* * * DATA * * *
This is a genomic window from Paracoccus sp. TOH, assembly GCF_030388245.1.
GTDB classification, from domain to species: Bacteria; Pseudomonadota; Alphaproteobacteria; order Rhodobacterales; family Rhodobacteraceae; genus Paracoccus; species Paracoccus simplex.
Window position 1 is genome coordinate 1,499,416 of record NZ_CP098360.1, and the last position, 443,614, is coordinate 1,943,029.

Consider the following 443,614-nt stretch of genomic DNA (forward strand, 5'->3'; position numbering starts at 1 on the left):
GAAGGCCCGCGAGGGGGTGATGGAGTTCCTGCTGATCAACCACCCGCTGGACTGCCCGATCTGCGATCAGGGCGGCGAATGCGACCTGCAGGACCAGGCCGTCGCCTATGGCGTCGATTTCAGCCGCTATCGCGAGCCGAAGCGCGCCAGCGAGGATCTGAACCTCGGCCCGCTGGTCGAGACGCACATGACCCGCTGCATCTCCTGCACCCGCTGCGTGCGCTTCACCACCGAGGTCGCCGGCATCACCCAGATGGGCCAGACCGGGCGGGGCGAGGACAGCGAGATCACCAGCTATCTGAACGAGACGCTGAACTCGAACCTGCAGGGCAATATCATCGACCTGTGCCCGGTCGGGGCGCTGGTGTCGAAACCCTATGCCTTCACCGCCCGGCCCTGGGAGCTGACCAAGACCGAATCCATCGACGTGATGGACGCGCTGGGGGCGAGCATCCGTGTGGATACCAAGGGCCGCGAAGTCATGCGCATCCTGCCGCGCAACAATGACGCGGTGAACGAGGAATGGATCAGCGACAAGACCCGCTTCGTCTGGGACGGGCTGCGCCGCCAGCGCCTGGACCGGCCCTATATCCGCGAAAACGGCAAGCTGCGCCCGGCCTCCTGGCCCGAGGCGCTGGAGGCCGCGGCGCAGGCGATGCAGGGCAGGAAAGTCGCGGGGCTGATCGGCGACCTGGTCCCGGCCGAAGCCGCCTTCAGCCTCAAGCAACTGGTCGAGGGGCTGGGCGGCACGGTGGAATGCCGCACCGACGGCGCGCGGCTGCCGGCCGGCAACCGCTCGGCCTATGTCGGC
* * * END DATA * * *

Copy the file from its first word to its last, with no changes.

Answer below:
This is a genomic window from Paracoccus sp. TOH, assembly GCF_030388245.1.
GTDB classification, from domain to species: Bacteria; Pseudomonadota; Alphaproteobacteria; order Rhodobacterales; family Rhodobacteraceae; genus Paracoccus; species Paracoccus simplex.
Window position 1 is genome coordinate 1,499,416 of record NZ_CP098360.1, and the last position, 443,614, is coordinate 1,943,029.

Consider the following 443,614-nt stretch of genomic DNA (forward strand, 5'->3'; position numbering starts at 1 on the left):
GAAGGCCCGCGAGGGGGTGATGGAGTTCCTGCTGATCAACCACCCGCTGGACTGCCCGATCTGCGATCAGGGCGGCGAATGCGACCTGCAGGACCAGGCCGTCGCCTATGGCGTCGATTTCAGCCGCTATCGCGAGCCGAAGCGCGCCAGCGAGGATCTGAACCTCGGCCCGCTGGTCGAGACGCACATGACCCGCTGCATCTCCTGCACCCGCTGCGTGCGCTTCACCACCGAGGTCGCCGGCATCACCCAGATGGGCCAGACCGGGCGGGGCGAGGACAGCGAGATCACCAGCTATCTGAACGAGACGCTGAACTCGAACCTGCAGGGCAATATCATCGACCTGTGCCCGGTCGGGGCGCTGGTGTCGAAACCCTATGCCTTCACCGCCCGGCCCTGGGAGCTGACCAAGACCGAATCCATCGACGTGATGGACGCGCTGGGGGCGAGCATCCGTGTGGATACCAAGGGCCGCGAAGTCATGCGCATCCTGCCGCGCAACAATGACGCGGTGAACGAGGAATGGATCAGCGACAAGACCCGCTTCGTCTGGGACGGGCTGCGCCGCCAGCGCCTGGACCGGCCCTATATCCGCGAAAACGGCAAGCTGCGCCCGGCCTCCTGGCCCGAGGCGCTGGAGGCCGCGGCGCAGGCGATGCAGGGCAGGAAAGTCGCGGGGCTGATCGGCGACCTGGTCCCGGCCGAAGCCGCCTTCAGCCTCAAGCAACTGGTCGAGGGGCTGGGCGGCACGGTGGAATGCCGCACCGACGGCGCGCGGCTGCCGGCCGGCAACCGCTCGGCCTATGTCGGC